In a Gatso-ridden, traffic congested world, driving a car that ticks all the fun boxes within the legal speed limit is the way to go, reckons serial slowcoach collector, Cowland.
I would imagine that I’m in a safe space, with like-minded souls, when I profess my love for the card game, Top Trumps. As a callow youth in the late 70s, I would while away many a school bus journey or break time, using my then-encyclopaedic knowledge of the deck, challenging all comers to pit their skills against my nerdery. In those days, all you needed was something like the sensuous Ferrari 308 to appear in your hand and you knew you had the round. 252bhp? 8 Cylinders? Beat that! And more often than not, they couldn’t…
These days however, you can find family hatchbacks with way more motive force than the fancy Fezza ever had to best my classmates with. In fact, 252 horses might even be considered feeble. A modern GTI has pretty much the same. More weight, naturally, but the kind of power that would leave my mate Steven floundering with his lesser cards in 1979, yet with room for the kids and dog, too.
Because of this endless arms race of power and weight, kids playing Top Trumps today need to reach for rather more stratospheric figures if they are also looking to win a packet of Salt and Vinegar Discos. (Oh yes, we always played for big stakes.) I’d imagine that today’s ‘go-to’ throwdown cards would be the 1914 horsepower Rimac Nevera for the young volthead – and the Bugatti Chiron SS with its rampant 1600 French chevaux for their petrol-preferring competitor. This is where we are now, folks, we’re able to buy road cars that pack way more power than pretty much any race car you’d like to shake a stick at.
Now, this is great news for all those schoolkids on buses today, should they decide to put down their phones for a second, but is it really that useful in the real world? The fastest car I have ever driven was a beautifully converted 1200bhp Litchfield GT-R. Thanks to the quality of the conversion, at low speeds, it drove just like the standard car, being happy in traffic and as docile as the Micra it shares a badge with.
However, should you choose to slightly curl the toenail of your right foot, the car entered some kind of space-time-wormhole which seemed to be entirely at odds with physics. 70mph disappeared in a sneeze. 100 in a blink. And 150 before I’d even caught my breath. Now, this was all fabulous fun on a near-empty Silverstone, but how on earth does one get near to using that on the road?
The honest answer is, you can’t. Modern traffic and speed camera coverage mean that there aren’t really any stretches of road where you could enjoy even 20 per cent of what that amazing car has to offer, and that’s before we enter into the moral questions of whether one should even drive at say, 75, on an empty motorway. So really, other than impressing your mates, looking great on a forum, or winning at cards, what’s the point?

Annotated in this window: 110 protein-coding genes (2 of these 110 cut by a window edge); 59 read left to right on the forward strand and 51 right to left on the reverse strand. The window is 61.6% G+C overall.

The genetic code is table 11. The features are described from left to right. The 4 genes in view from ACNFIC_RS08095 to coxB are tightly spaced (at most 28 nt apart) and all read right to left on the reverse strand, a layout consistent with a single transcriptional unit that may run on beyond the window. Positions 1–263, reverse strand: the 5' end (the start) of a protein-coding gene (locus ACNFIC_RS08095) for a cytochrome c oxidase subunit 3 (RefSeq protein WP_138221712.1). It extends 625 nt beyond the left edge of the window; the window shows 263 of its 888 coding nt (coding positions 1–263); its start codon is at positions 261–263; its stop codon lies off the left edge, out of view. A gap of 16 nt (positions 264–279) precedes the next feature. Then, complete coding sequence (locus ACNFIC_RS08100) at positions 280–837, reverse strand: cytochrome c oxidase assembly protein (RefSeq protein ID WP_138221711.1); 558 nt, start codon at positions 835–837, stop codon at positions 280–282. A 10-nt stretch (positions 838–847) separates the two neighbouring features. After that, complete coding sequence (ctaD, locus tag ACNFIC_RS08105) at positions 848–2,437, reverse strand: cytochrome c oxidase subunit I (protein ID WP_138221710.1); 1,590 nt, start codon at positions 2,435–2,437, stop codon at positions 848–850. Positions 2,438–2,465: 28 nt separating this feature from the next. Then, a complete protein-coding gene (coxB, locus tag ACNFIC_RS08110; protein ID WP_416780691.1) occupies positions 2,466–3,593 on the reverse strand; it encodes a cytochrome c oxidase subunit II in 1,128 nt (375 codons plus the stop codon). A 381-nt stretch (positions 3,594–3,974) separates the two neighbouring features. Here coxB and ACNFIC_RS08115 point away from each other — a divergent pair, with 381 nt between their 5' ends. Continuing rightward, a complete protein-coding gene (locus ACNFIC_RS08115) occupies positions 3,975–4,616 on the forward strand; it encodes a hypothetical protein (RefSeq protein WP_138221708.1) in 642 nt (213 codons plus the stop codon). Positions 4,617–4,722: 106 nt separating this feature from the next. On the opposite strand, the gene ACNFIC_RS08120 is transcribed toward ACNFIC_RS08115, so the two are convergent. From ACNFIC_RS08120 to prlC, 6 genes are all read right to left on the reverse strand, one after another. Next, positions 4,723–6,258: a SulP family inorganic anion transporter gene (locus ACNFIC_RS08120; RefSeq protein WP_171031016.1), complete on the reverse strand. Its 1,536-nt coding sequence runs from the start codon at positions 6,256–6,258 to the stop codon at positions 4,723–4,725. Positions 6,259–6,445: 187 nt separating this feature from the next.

Increasingly, I’m finding that there’s much more fun in driving a slow car quickly, rather than a fast car slowly. As someone that’s lucky enough to have a few cars to choose from, I’m more often erring on the side of something that’s small, relatively underpowered and not even necessarily that great in the handling department.
A country-lane blast this morning in my recently refreshed Subaru GLF hatchback was a joyful mix of rapid gear changes, sweeping connected curves and even the odd squeal of protest form the minuscule 13-inch Toyos – yet I never managed to stir the notchy four-speed manual to get the thing above 60mph.
Could I have done it more quickly in just about any other car? Almost undoubtedly. If you were being unkind, you could say that I might have got out and run to a better time, but that just wasn’t the point. It felt fast. The car kept me busy, the grip was the right side of minimal and the engine made it feel like we were setting a stage time on the ’83 Lombard RAC Rally. We were. You just needed an hourglass to measure it, that’s all.
There will only be more speed cameras, going forward. Less chance for us all to do anything other than drive obediently within the limit, wherever we are. But don’t look upon it as a curse. Think of it as an opportunity. You don’t need the Rimac’s 1900-odd horses. You don’t even need 190! The humble Ford Ka made do with just 60 when it was launched, and both I and my learned colleagues can attest, they’re more fun than you can possibly imagine when you drive them on the ragged edge.
Slow is the new fast. Gutless is the new power trip and 15-inch tyres cost much, much less than low-profiles. A world of low-speed holiday-hire-car-style thrills awaits you with whichever inexpensive saloon or hatch you choose to enjoy, and if you do decide to join the ‘Bottom Trumps’ set (working title), you’ll be in great company. F1 legend James Hunt once famously stated that amongst his notable race machinery and incredible road cars, the one he enjoyed driving most was his Austin A35 van. He said: “I can put everything I learnt in motor racing into driving it round the Wandsworth one-way system on a wet Saturday night, blow off all the Ferraris and nobody takes a blind bit of notice.”
You see, even when you are one of the world’s greatest drivers, with the most sublime cars at your disposal, sometimes the purest driving thrills come from being able to drive at the absolute limit in a car that has just enough grip and just enough power.